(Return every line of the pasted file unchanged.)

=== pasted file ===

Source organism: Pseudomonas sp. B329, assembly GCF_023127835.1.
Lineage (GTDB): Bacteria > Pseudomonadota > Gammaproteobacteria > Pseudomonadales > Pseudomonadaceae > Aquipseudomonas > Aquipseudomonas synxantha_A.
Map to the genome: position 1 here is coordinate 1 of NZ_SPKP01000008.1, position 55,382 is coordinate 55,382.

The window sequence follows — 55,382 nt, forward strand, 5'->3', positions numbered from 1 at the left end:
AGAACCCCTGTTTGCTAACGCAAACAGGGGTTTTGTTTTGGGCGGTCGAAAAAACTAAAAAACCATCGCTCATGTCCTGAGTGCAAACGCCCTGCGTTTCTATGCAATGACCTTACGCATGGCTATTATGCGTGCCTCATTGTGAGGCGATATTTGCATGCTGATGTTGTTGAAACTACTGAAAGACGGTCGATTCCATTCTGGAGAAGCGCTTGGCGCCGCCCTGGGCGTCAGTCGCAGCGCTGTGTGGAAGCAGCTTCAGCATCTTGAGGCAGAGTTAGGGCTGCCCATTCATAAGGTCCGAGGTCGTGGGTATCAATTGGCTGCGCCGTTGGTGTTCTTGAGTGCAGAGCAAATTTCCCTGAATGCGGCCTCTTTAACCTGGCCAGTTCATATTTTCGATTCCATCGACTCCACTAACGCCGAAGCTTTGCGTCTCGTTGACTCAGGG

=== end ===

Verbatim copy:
Source organism: Pseudomonas sp. B329, assembly GCF_023127835.1.
Lineage (GTDB): Bacteria > Pseudomonadota > Gammaproteobacteria > Pseudomonadales > Pseudomonadaceae > Aquipseudomonas > Aquipseudomonas synxantha_A.
Map to the genome: position 1 here is coordinate 1 of NZ_SPKP01000008.1, position 55,382 is coordinate 55,382.

The window sequence follows — 55,382 nt, forward strand, 5'->3', positions numbered from 1 at the left end:
AGAACCCCTGTTTGCTAACGCAAACAGGGGTTTTGTTTTGGGCGGTCGAAAAAACTAAAAAACCATCGCTCATGTCCTGAGTGCAAACGCCCTGCGTTTCTATGCAATGACCTTACGCATGGCTATTATGCGTGCCTCATTGTGAGGCGATATTTGCATGCTGATGTTGTTGAAACTACTGAAAGACGGTCGATTCCATTCTGGAGAAGCGCTTGGCGCCGCCCTGGGCGTCAGTCGCAGCGCTGTGTGGAAGCAGCTTCAGCATCTTGAGGCAGAGTTAGGGCTGCCCATTCATAAGGTCCGAGGTCGTGGGTATCAATTGGCTGCGCCGTTGGTGTTCTTGAGTGCAGAGCAAATTTCCCTGAATGCGGCCTCTTTAACCTGGCCAGTTCATATTTTCGATTCCATCGACTCCACTAACGCCGAAGCTTTGCGTCTCGTTGACTCAGGG